Proving Your Worth as a Speaker

You need to start by overcoming doubts and convincing yourself of your ability to deliver the message

I recently had the opportunity to work with a high-level financial manager who oversees billions of investment dollars for large corporations. I was called in to help prepare the leader for major presentations to internal and external audiences. This man is worth millions, but he felt worthless as a speaker. You see, he had experienced a few presentations in which he wasn't prepared, nor did he understand the fundamentals of connecting with his audiences. As a result, the talks fell flat, and he lost confidence. Part of building up his confidence involved helping him to believe in himself once again.

What Your "Self-Talk" Says About You

How you think about your role as a spokesperson for your service, product, company, or cause will have an enormous impact on your success. You may believe deeply in your message, but you also have to believe in your ability to deliver it.

I once worked with a woman who knew more about a particular government program than anyone on the staff. This program helped thousands of people improve their living conditions, but there were many who didn't know about it. Her superiors called me in to help her develop a more effective presentation style.

The woman was absolutely terrified of speaking in public. In fact, she didn't want a video camera to be in the room, nor did she ever want photographs taken of herself presenting. The woman had a lifelong fear of speaking after her parents and teachers verbally demeaned her, beginning at a young age.

Her transformation had to start in her own head, with the way she talked to herself. I began by getting this particular client to tell me about the program she administers.

"Sounds like you know a lot about the program," I said.

"Yes, I do," she said bashfully.

"Does anyone in the office know as much you as do?"

"No, they don't."

"Does anyone in the district, county, or state know as much you do?"

"Actually, no."

"So, you're the expert!" I exclaimed.

"Yes, I guess you can say I am," she responded.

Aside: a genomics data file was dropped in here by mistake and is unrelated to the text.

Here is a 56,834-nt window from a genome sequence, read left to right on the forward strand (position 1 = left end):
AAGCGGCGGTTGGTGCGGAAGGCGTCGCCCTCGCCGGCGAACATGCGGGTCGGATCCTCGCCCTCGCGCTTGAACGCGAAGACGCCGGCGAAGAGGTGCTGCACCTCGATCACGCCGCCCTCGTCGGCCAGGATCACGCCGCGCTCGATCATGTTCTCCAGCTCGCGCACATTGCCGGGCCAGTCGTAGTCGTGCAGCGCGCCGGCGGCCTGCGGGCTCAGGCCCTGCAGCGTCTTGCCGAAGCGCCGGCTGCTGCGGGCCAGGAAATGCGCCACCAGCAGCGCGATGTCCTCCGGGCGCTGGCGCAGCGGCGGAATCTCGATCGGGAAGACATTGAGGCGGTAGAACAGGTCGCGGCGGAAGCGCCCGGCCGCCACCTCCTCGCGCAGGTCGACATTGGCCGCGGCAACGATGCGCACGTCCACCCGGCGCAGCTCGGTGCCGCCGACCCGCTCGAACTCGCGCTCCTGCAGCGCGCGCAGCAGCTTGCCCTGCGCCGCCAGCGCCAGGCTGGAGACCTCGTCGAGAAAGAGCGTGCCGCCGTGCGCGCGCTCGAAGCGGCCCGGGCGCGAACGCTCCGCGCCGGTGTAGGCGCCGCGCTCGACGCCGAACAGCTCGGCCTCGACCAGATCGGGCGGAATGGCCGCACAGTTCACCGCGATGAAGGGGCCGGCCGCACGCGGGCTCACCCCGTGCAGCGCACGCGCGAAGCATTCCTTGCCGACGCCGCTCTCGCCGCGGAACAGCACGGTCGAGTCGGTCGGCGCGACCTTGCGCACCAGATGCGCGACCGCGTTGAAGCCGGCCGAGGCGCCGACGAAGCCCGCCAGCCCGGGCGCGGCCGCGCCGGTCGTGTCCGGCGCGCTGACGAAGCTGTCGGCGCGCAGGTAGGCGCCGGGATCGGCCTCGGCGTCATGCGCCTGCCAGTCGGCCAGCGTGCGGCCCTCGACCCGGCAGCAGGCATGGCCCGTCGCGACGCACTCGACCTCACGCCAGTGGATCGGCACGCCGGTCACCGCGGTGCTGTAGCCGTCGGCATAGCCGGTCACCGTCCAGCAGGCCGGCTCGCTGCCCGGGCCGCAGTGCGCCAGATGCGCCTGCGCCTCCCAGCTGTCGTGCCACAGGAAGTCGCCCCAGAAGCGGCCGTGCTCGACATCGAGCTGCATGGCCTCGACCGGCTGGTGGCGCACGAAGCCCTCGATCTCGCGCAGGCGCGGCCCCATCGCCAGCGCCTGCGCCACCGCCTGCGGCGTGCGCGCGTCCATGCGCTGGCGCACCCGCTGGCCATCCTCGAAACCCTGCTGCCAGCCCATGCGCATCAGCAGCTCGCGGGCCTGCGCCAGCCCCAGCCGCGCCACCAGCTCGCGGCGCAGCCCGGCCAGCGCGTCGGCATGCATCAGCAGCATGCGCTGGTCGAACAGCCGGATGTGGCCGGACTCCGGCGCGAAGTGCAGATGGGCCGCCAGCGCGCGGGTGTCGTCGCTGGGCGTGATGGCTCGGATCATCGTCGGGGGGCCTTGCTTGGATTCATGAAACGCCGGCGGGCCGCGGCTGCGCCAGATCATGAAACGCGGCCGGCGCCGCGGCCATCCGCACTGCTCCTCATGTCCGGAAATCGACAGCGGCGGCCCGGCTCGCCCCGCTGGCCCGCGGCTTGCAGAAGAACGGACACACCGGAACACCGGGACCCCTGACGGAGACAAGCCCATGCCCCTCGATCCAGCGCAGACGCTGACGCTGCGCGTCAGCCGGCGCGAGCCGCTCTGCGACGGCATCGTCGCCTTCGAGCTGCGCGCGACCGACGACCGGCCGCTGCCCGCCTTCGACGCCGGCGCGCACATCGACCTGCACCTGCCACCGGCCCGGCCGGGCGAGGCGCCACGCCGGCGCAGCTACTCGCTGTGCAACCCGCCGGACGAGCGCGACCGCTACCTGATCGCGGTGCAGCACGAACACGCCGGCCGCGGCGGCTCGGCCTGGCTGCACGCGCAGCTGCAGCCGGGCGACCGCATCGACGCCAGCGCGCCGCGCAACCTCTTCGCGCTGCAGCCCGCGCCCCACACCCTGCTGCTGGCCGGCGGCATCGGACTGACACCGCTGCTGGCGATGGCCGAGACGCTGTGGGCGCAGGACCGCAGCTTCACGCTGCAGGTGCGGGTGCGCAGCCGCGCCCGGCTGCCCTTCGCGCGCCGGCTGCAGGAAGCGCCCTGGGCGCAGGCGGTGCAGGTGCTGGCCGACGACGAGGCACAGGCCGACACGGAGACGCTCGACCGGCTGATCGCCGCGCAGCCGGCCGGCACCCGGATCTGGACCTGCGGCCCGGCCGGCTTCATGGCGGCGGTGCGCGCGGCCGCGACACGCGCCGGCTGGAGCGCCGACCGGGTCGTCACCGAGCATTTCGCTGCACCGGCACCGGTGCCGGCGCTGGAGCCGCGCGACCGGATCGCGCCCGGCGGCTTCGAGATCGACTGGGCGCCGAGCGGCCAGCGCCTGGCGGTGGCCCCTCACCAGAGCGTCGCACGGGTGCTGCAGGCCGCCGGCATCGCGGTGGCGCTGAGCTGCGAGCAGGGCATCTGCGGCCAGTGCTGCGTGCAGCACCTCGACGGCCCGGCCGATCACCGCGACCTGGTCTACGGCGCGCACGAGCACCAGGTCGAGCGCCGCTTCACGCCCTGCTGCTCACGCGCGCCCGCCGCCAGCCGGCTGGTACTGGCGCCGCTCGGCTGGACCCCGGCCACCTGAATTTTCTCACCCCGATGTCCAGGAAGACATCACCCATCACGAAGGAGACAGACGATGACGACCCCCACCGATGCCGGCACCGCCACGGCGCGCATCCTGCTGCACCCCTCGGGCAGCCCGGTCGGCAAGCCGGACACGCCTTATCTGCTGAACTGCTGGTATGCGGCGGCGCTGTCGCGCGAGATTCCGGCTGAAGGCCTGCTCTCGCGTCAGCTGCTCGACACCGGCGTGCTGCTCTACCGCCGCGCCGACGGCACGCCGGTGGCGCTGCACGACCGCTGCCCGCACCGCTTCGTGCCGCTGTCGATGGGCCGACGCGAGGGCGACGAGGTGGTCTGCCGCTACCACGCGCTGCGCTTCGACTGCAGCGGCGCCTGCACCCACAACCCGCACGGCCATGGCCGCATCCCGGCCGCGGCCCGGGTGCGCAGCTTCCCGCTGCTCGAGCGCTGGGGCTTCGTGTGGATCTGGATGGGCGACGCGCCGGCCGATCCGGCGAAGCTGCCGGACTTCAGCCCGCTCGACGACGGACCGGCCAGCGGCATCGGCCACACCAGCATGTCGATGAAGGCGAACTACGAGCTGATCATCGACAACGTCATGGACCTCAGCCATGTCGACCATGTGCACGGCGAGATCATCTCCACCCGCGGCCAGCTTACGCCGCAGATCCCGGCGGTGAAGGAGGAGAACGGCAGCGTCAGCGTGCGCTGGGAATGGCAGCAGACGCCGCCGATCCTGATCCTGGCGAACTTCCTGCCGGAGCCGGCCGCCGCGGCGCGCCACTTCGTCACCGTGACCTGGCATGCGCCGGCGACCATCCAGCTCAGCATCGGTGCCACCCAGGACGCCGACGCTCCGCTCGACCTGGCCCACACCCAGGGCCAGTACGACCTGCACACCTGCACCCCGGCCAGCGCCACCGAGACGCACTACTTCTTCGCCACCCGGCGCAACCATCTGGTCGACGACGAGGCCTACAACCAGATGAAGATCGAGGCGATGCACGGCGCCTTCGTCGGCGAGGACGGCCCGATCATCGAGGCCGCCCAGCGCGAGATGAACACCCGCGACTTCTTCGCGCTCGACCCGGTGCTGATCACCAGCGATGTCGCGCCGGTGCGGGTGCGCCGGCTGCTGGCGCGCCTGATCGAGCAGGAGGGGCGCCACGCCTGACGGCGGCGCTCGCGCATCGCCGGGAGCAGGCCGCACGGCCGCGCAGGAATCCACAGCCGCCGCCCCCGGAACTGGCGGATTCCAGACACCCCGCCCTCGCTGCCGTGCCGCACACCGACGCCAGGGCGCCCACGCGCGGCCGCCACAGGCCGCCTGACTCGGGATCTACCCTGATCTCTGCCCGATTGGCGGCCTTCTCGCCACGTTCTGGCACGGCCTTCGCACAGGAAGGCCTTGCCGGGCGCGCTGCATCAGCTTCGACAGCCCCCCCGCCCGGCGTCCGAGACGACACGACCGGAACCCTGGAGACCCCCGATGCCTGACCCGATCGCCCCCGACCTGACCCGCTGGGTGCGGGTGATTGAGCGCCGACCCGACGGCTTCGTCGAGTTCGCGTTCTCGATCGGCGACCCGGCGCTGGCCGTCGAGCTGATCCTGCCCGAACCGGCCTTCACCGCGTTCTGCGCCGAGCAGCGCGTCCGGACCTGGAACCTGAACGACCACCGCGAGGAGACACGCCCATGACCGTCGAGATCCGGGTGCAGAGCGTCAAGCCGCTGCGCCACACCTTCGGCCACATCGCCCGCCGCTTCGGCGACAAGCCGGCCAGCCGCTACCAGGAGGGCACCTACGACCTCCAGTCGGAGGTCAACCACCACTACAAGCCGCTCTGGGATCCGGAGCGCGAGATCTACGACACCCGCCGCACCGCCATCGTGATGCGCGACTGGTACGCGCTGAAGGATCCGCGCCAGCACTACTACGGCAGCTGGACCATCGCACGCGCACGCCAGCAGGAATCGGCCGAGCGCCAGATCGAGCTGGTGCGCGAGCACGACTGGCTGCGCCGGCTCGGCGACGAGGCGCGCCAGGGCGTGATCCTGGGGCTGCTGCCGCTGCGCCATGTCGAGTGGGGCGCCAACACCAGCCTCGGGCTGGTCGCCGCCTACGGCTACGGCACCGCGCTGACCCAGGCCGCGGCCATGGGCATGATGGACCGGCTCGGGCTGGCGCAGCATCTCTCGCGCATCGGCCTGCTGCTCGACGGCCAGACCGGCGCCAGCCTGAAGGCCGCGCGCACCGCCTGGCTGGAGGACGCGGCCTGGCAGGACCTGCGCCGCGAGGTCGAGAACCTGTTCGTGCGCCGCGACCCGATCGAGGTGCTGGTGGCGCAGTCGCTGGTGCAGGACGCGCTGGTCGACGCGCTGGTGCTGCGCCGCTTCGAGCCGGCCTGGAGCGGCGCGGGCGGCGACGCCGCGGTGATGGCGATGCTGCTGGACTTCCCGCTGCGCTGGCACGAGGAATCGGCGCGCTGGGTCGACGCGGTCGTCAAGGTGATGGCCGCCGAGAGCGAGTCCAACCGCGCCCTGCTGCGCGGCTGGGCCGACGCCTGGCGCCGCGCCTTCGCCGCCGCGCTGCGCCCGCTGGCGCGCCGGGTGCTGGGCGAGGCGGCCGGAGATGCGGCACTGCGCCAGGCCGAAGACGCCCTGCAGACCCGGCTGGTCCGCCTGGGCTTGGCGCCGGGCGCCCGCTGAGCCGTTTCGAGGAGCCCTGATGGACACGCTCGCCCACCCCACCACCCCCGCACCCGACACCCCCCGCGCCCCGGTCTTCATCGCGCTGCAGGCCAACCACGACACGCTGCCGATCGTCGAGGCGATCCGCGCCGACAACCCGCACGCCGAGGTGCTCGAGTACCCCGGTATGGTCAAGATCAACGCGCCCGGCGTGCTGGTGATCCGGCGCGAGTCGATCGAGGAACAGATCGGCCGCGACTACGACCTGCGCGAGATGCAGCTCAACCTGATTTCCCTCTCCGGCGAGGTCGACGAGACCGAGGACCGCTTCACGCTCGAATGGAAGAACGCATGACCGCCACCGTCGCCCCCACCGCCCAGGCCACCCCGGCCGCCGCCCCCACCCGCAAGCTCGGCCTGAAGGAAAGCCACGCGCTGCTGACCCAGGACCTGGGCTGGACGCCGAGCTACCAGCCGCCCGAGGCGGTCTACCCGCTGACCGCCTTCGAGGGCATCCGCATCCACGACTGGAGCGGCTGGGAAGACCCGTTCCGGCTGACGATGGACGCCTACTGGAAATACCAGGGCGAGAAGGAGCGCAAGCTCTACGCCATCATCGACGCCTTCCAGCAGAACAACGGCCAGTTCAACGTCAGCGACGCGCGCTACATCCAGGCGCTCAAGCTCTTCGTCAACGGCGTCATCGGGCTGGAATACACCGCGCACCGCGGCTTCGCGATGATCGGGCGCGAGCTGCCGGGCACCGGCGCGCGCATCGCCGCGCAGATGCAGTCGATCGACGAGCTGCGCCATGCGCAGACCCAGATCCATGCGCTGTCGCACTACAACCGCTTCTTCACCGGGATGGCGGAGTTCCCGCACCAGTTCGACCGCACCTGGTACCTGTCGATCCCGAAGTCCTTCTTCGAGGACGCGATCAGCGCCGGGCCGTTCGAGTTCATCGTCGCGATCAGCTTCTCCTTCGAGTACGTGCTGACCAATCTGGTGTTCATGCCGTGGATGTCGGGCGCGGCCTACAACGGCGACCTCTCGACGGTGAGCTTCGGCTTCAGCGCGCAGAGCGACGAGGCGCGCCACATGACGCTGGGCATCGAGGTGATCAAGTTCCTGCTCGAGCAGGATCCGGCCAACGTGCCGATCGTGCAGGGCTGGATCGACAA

"So why are you keeping this material to yourself? Shouldn't you share this information with others? You said yourself most people don't know these programs exist."

"I guess so. I never really thought of myself as someone people would want to listen to," she acknowledged.

And so we began. No video, no slides, no formal presentation. We started by changing the words this woman used to describe herself, her self-talk. What do you say to yourself when you're presenting? Do you tell yourself that you have an exciting message that will change the lives of the people in your audience, or do you knock yourself down by saying nobody's interested in your subject and in you as a speaker? If you hope to win over your audience, you need to win yourself over first.

Overcoming Challenges

Few terrific speakers were born that way. Many great leaders who are considered incredible communicators had big challenges to overcome (both Cisco's John Chambers and Virgin's Richard Branson are dyslexic, and yet they're among the most persuasive communicators in the world). Others learned English as a second language and simply weren't exposed to the education, tools, or resources we associate with great speakers. Some, like the financial manager I mentioned at the top of the column, had lost confidence in themselves.

But nothing would stop any of these people from fulfilling their destinies. That's the point. They knew their ability to powerfully communicate their visions would catapult them to the top of their chosen professions. As for that financial manager, we restored his confidence in no time and he went on to wow his audiences.

Most important, he was genuinely excited to share his message again, and he looked forward to speaking appearances instead of dreading them. Once you change the way you see yourself as a speaker, the speaker your audience sees will change!

It's Your Turn

Thank you for all the great feedback on this column. In 2006, I would like to hear directly from you. Please feel free to send me examples of men and women you admire as great business communicators. I can profile some of your suggestions in future columns.

In addition, if you have faced professional communications challenges, I would like to hear from you -- we can tackle the subjects from time to time. Send an e-mail to me at Have a happy and prosperous 2006!

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